Tuesday, April 15, 2014

Those Old Fillings Could Be Causing Problems

With all of the media attention that silver amalgam fillings are getting these days, you may be considering swapping out your old mercury fillings for tooth colored restorations 
Although you may be proud of those fillings that you have had for five, ten, or even fifteen years, the American Dental Association recommends that you schedule an appointment as there may be new cavities lurking beneath your old silver amalgam fillings.

Resin, or bonded fillings, will reduce the chance of leakage meaning dental caries will have a hard time invading the area beneath your filling. Bacteria and plaque can seep under an existing filling if your tooth is cracked, and because it is difficult to detect could be quite extensive, especially if you are not in pain. Scheduling regular appointments with your Dentist in Chicago will be able to detect any problems before they get worse.

Your fillings can fall out if you bite too hard as the material that was used for the tooth is unable to withstand the force. Unfortunately, if a large portion of your tooth is broken, you are inviting additional cavities. If the area is too large, Dr. Romo may recommend a dental crown.

Both resin and amalgam fillings will crack over time and will need to be replaced. Smaller cracks can occur around the edges of your filling causing additional tooth decay.

When you schedule an appointment with Dr. Romo’s office, your dentist will be able to determine if your existing fillings need to replaced. He will do this by taking x-rays and performing several tests including tapping on your teeth. If your fillings are worn, they will need to be replaced.

According to your dentist, silver amalgam fillings have a lifespan of about 12 years, with composite fillings having a shorter life span. Schedule an appointment if you cannot remember how old your fillings are, whether they are resin or amalgam. Some signs to watch for include sensitive teeth, cracks or if you notice that part of your filling is missing.
If your dentist has determined that you need to replace your old fillings, he will discuss your options, which could include repairing or replacing. Schedule an appointment with your Hispanic Dentist in Chicago who will be able to select the best material for your particular situation.

Tuesday, April 1, 2014

It May Be Wise to Think Before You Chew

A good diet is not only good for your body, but good for your smile as well. Steering clear of foods that are not so good for your teeth and gums will keep your mouth healthy and you out of the dentist’s chair. Of course, you will need regular checkups with your Dentist in Chicago, but if you pay close attention to the foods you eat, your dentist may not detect tooth decay giving you a clean bill of health.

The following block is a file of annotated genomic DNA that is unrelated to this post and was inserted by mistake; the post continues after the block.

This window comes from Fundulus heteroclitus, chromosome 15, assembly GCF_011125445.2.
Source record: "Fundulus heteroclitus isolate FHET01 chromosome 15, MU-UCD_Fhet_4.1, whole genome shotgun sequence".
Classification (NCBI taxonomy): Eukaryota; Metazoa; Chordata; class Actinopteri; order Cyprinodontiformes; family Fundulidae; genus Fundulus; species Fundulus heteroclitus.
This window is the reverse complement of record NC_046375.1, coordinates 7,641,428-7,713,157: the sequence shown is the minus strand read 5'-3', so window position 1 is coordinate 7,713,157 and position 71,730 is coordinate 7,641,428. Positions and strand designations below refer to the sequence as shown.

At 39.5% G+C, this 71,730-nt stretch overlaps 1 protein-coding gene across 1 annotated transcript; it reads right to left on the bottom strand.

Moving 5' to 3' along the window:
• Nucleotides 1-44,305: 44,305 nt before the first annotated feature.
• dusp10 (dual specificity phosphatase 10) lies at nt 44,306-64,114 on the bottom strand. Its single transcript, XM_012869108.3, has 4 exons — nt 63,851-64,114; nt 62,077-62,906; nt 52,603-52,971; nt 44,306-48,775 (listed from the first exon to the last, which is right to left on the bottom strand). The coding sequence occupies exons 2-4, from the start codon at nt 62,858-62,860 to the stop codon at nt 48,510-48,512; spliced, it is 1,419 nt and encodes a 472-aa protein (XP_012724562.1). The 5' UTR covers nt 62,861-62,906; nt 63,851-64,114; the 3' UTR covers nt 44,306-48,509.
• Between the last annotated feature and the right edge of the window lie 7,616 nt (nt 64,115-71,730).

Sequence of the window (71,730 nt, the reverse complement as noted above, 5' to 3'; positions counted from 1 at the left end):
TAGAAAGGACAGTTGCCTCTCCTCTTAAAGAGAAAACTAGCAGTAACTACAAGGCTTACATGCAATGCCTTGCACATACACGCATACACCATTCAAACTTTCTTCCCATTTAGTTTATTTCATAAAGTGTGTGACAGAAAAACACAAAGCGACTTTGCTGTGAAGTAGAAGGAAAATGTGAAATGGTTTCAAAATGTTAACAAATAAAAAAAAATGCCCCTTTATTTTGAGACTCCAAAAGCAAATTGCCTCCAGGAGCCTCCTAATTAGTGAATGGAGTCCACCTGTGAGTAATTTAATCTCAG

According to the American Dental Association and Dr. Romo, a diet that is rich in tooth healthy foods is just as important as regular checkups, brushing and flossing. Sugary and sticky foods are extremely bad for your teeth, as they will stay on your teeth for longer periods. Those gummy bears and caramels that you enjoyed at your daughter’s birthday party could have caused damage to the enamel on your teeth.

Drinks that are acidic and loaded with sugar will cause twice as much trouble for your teeth. Drinking soft drinks can stall saliva activity in your mouth, which helps to clear away food particles.  

Dried fruits may be good for your waistline, but not so good for your teeth. Those processed fruit snacks are loaded with sugar and incredibly sticky. This means that they will adhere to your teeth while the sugar quietly feeds on the bacteria in your mouth promoting dental erosion.

Those hard candies that you enjoy may be curbing your appetite, but they will wreck havoc on your teeth as the sweetness lingers in your mouth while dissolving long after they have been gone. If you do enjoy the occasional hard candy, be sure and rinse your mouth after eating.

Most people know that red wine can stain teeth, but all kinds of alcohol can hurt your teeth as it causes a decrease in your natural saliva production stopping the food particles from washing away. Alcohol can also damage the inside of your cheeks and gums, as it is very corrosive. People who drink more tend to be more susceptible to gum disease and dental problems.

Starchy foods such as white bread, potato chips, and those yummy crackers that you enjoy are not so good for your teeth either as starchy foods can become trapped in between your teeth. If you do not rinse after consuming starchy foods you will be feeding the bacteria in your mouth, which could cause plaque or even tartar.

Avoiding your favorite foods does not have to be a problem if you brush, rinse, or floss after eating something that could affect your teeth and gums. According to your Dentist in Chicago, it might be wise to think before you chew.